Former Chief Economist at Freddie Mac
Dr. Frank Nothaft, an economist with more than 30 years of experience within the housing industry, begins the interview by providing an overview the history of the of GSE’s and the rise of capital markets in the ‘80s and ‘90s. He also details the evolution of how a few, niche mortgage products developed into a massive subprime market, as well as the interplay between monetary policy and the mortgage boom. The interview also provides insight on the internal culture, practices, and challenges that Freddie Mac faced in the run-up to the 2008 financial crisis.
March 19, 2021
Maria Paz Rios
Frank E. Nothaft currently serves as the Chief Economist for CoreLogic. Previously, Nothaft served in various economist roles for Freddie Mac from 1986-2015. He was promoted to Chief Economist in 2001 after holding positions as Deputy Chief Economist and Senior Economist. While at Freddie Mac, his responsibilities included producing monthly reports of the mortgage and housing markets. Nothaft also taught economics at the Johns Hopkins Institute for Policy Studies in 2002 and 2003 as well as at the Georgetown University School of Continuing Studies from 2005 until 2010. Before joining Freddie Mac, Nothaft served as an Economist at the Board of Governors of the Federal Reserve System in the Research and Statistics Division, Mortgage and Consumer Finance Section. In 1976, Nothaft received a Bachelor of Arts degree from New York University in Mathematics and Computer Science, with a minor in Economics. Nothaft also holds a Ph.D. in Economics from Columbia University.
Frank Nothaft wrote this brief article in Forbes that characterizes the performance of subprime loans in early 2007 and its effects. He explains that the crisis in subprime loans has not affected prime loans or borrowers and likely will not. Finally, he argues that it will be harder for subprime borrowers to obtain financing in the future.
This article shares Nothaft’s thoughts on the possibility of a recession in 2008. He speaks about certain states, such as Michigan, have already entered a recession. He argues that prime borrowers will be able to get loans at low rates, but subprime borrowers will not succeed in doing so.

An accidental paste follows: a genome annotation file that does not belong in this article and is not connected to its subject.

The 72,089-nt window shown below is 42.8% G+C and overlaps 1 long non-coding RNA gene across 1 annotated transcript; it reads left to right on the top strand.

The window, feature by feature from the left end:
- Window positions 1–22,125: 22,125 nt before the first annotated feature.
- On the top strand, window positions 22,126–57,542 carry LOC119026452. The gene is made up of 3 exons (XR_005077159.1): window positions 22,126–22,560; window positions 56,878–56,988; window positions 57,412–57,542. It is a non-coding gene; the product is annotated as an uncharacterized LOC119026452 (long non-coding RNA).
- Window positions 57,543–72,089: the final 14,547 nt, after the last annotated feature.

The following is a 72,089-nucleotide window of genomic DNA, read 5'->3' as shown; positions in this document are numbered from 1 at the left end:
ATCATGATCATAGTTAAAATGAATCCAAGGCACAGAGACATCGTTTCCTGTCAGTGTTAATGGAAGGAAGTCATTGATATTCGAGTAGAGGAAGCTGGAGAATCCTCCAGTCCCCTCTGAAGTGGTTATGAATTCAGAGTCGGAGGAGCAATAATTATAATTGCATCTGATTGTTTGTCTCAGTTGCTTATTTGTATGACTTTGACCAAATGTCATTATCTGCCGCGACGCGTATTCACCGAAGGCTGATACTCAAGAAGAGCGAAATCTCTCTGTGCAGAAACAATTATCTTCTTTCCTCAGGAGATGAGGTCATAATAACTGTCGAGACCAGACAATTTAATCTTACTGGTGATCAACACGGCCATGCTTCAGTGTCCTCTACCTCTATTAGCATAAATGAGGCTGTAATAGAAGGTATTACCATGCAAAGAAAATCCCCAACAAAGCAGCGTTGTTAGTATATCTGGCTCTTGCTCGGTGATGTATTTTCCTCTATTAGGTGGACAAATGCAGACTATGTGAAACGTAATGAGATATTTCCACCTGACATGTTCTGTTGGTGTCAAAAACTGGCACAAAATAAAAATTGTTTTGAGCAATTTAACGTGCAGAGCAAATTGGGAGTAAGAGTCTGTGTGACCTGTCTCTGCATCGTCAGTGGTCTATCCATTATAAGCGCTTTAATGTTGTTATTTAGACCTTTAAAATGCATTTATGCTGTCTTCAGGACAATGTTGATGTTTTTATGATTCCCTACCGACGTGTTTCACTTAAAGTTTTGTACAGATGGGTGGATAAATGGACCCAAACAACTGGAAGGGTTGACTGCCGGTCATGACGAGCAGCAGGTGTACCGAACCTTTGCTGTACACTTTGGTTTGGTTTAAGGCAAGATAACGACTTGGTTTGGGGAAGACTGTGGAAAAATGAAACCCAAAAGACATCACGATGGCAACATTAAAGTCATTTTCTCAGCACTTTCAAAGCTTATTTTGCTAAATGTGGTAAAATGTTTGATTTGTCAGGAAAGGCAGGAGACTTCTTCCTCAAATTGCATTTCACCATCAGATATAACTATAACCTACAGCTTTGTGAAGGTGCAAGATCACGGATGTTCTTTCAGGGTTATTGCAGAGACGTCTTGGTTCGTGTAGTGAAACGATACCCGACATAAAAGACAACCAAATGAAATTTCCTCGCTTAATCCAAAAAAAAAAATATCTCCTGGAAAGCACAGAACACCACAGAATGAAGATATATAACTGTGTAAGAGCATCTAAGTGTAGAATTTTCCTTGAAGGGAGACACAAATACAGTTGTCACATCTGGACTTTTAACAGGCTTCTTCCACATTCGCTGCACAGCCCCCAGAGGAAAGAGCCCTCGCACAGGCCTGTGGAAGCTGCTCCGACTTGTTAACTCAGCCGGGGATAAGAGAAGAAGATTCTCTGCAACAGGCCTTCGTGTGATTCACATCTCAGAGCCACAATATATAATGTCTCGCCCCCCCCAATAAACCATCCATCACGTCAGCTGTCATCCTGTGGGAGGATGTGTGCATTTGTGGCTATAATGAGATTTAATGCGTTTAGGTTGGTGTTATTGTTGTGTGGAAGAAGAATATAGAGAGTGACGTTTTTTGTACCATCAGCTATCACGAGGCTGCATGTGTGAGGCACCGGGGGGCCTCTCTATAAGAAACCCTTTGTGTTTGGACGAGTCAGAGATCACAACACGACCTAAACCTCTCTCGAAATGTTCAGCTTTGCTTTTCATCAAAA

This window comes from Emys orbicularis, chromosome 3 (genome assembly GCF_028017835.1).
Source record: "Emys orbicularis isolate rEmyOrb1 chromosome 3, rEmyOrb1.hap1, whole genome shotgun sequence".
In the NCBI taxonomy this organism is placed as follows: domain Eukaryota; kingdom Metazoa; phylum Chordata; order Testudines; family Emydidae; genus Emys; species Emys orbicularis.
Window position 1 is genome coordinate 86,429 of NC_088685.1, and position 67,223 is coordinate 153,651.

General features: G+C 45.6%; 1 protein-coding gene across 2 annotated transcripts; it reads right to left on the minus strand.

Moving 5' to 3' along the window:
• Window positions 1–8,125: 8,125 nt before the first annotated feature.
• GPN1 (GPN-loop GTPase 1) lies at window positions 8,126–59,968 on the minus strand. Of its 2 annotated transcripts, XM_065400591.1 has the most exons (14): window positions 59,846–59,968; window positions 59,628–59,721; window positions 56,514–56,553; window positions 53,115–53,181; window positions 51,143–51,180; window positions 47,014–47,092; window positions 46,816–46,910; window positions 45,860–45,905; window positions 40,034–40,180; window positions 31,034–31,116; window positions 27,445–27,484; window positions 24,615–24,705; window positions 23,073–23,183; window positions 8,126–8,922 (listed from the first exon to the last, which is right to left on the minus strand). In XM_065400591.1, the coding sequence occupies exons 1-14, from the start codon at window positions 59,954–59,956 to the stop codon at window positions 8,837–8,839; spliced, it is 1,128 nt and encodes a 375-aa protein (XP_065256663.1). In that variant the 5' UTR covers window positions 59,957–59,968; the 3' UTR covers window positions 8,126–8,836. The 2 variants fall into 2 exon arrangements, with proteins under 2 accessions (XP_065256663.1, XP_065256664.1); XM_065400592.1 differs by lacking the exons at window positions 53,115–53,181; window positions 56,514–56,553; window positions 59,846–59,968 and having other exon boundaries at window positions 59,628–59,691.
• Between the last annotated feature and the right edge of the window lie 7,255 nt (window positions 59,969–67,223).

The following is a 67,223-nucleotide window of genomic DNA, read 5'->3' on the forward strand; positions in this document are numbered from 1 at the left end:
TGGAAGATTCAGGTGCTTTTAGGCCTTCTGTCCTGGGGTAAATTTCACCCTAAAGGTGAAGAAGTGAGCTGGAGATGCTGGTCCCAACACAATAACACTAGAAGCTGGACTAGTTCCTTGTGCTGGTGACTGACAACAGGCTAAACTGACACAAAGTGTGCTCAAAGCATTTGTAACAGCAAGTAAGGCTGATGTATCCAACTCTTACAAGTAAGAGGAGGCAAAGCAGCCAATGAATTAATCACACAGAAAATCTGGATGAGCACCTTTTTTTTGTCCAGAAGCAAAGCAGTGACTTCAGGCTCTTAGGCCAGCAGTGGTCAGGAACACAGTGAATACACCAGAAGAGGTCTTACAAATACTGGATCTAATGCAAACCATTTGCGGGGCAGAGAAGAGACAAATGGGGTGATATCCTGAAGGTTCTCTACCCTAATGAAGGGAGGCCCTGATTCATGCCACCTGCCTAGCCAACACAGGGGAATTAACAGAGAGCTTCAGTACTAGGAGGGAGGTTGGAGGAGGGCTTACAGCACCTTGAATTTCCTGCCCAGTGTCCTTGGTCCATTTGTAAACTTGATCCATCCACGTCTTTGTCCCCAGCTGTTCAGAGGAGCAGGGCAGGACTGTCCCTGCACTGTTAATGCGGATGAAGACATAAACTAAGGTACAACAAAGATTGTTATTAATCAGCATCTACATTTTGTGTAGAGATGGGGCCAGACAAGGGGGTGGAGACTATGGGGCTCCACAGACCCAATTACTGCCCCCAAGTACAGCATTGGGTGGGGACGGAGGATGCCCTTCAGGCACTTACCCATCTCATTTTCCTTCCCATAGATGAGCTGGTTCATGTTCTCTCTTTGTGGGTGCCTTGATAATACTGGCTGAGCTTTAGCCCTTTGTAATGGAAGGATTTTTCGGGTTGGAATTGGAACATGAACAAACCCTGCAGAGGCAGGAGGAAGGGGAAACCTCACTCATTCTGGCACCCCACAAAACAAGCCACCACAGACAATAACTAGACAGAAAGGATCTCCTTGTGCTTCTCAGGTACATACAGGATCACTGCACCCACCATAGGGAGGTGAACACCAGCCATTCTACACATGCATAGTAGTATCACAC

This article reports Nothaft’s predictions that house prices will continue to fall throughout 2008 and 2009. He also claims that foreclosures will continue to rise, going beyond the 1.3 million in 2007. In addition, Nothaft stated that 2008 will not be a good year and it is likely that the country will go into recession.
This article chronicles how mortgage rates remained relatively stable despite the weak housing market at the time. Nothaft explained that homeownership declined in 2008 due to the falling house prices, stricter lending standards, and high delinquency and foreclosure rates.
This video shows Nothaft discussing how house prices will not recover until 2010 due to the ongoing crisis in the mortgage and housing markets. He reports that home prices and values have fallen all around the country and forecasts that more foreclosures will be filed as the year goes on.
This article discusses how the mortgage rates eased in September of 2008. Nothaft commented that the economy had grown 3.3% in the second quarter of 2008, which was slowed by 0.6% due to residential fixed investment, as a result of the smallest trade deficit in eight years.
This article retrospectively analyzes the financial crisis of 2008 ten years after the fact. Nothaft speaks about how the loosening of underwriting standards and easy credit were not the solution to create a higher demand for loans. He argues that the biggest issue was that niche loans, like low-documentation loans and interest-only loans, became widely available to subprime borrowers. Nothaft concludes that loans must be sustainable otherwise everyone involved hurts. When he comments on the current housing market, he recognizes that higher demand from millennials, full employment, and a strong employment fuel prices increases due to limited inventory.
This article reports that there are similarities in the housing markets before the financial crisis of 2008 and the housing market today in 2020. Nothaft says that the true number of households in delinquency is unknown due to the Cares Act, which allowed for mortgage forbearance. On the other hand, he acknowledges that many loans did not qualify for forbearance and went directly into delinquency. Nothaft also forecasts that delinquency rates will likely increase and unless the economy drastically improves over the next year, lenders may start foreclosure proceedings.
This article announces that mortgage rates dropped below 3% in the summer of 2020. Nothaft recommends that if a potential borrower has a job and has his finances in order, the summer of 2020 was a great time to buy a house.